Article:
Winter is slowly turning into spring here. Lambs are gambolling in the fields, snowdrops, crocuses and daffodils are beginning to poke their heads out of their warm winter beds and the birds are becoming more active as they plan to start their new families. We still have about 6 weeks before our ewes start to lamb, and we are ticking off the days, beginning preparations such as making sure we have all the necessary drugs and supplies, getting all the ewes vaccinated so that they and the lambs stay healthy, and working out which fields each group is going to go to! I am also waiting to find out what’s wrong with my knee. I had the MRI scan last night, so hopefully we will get some answers in about 2 weeks. Whether the news will turn out to be good or bad remains to be seen, but at least we will know what’s actually going on and hopefully have an end in sight.
To keep busy, I’ve started making my own bread. I’d tried in the past and never had a huge amount of success, but after the bread we normally buy went up by 5p a loaf we decided it would be cheaper to make our own. My husband was talking about getting a breadmaker, but I’v had my heart set on a stand mixer for a long time and as they cost about the same (2nd hand) and have far more uses, I persuaded him that was the way to go. I quickly found on, fairly locally, on a preloved selling site, at a decent price and with a huge number of attachments, which appear to be unused and in their original boxes. A few days later, armed with my new mixer and the necessary ingredients, I set about making my first loaf of bread. It had been my birthday recently, the mixer being a sort of birthday present, and my parents had bought me a new set of scales, the type with a dial on the front that weighs in kg and lbs, and a dish that sits on top to hold the ingredients. I put all the ingredients in the mixer bowl and set it going. ‘It shouldn’t be this wet’ I remarked to DH, watching it slop around in the bowl. ‘There’s no way it will be handle-able, maybe the recipe was written down wrong or I shouldn’t have put all the water in’. ‘Just dump some more flour in’, he helpfully replied. I poured in enough extra flour to make the dough at least bind together and hoped we’d get something edible as the result. It rose quite nicely, but by the time it was baked it was about 3 inches high, the flattest loaf of bread I’d ever seen. Despite being more crumpet-like in appearance, with large air holes in every slice, it tasted so much better than the shop-bought loaf. I decided to try again in a day or two but with a difference recipe.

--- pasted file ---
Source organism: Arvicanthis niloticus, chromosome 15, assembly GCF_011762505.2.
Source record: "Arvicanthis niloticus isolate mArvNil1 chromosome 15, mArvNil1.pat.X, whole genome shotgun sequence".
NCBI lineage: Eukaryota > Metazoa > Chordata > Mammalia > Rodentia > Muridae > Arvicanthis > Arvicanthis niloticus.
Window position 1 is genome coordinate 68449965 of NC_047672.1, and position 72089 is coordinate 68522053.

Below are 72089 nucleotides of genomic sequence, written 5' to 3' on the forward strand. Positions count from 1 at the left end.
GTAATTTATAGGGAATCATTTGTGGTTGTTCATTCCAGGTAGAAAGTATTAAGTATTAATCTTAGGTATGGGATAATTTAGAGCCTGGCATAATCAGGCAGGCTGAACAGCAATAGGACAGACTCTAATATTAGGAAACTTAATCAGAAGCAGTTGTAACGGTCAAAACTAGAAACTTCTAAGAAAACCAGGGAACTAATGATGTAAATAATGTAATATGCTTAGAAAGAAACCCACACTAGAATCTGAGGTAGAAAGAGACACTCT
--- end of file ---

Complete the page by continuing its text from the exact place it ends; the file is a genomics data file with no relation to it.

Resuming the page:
As I sat at the table enjoying a hot cup of tea and reflecting on the bread making experience, I was idly looking at the scales on the table in front of me and thinking that there was a slight design flaw. The kg are marked around the outside and the lbs are marked on the inside of the dial. The needle that points to the weight is fairly wide at the middle and narrows down to a point by the time it hits the kg markings. The only problem is that it is still a bit wide where it points to the lb markings, and it can be hard to see exactly where it is pointing. ‘Well that shouldn’t have been an issue today’, I thought. ‘The weights were all in kg’. A pause, and then, ‘No, I can’t have been that stupid!’. I stared at the scales, thought a moment, then grabbed the half-used bag of flour and weighed it. That confirmed my suspicions. I WAS that stupid. Instead of using a kg of flour, I had used a lb. No wonder it was so wet!
I tried again once we had eaten all the crumpet-loaf, making sure to use the correct amounts this time, and got some sensible, normal bread. I still maintain that my underweighed bread tasted better! We are still in the trialling stage at the moment, but all the bread has been perfectly edible, tasty in fact. The little one actually eats more of the home-made bread than he ever did of the bought stuff. It will take a lot of saved 5p’s to pay for the mixer, but long term I think we’re on to a winner.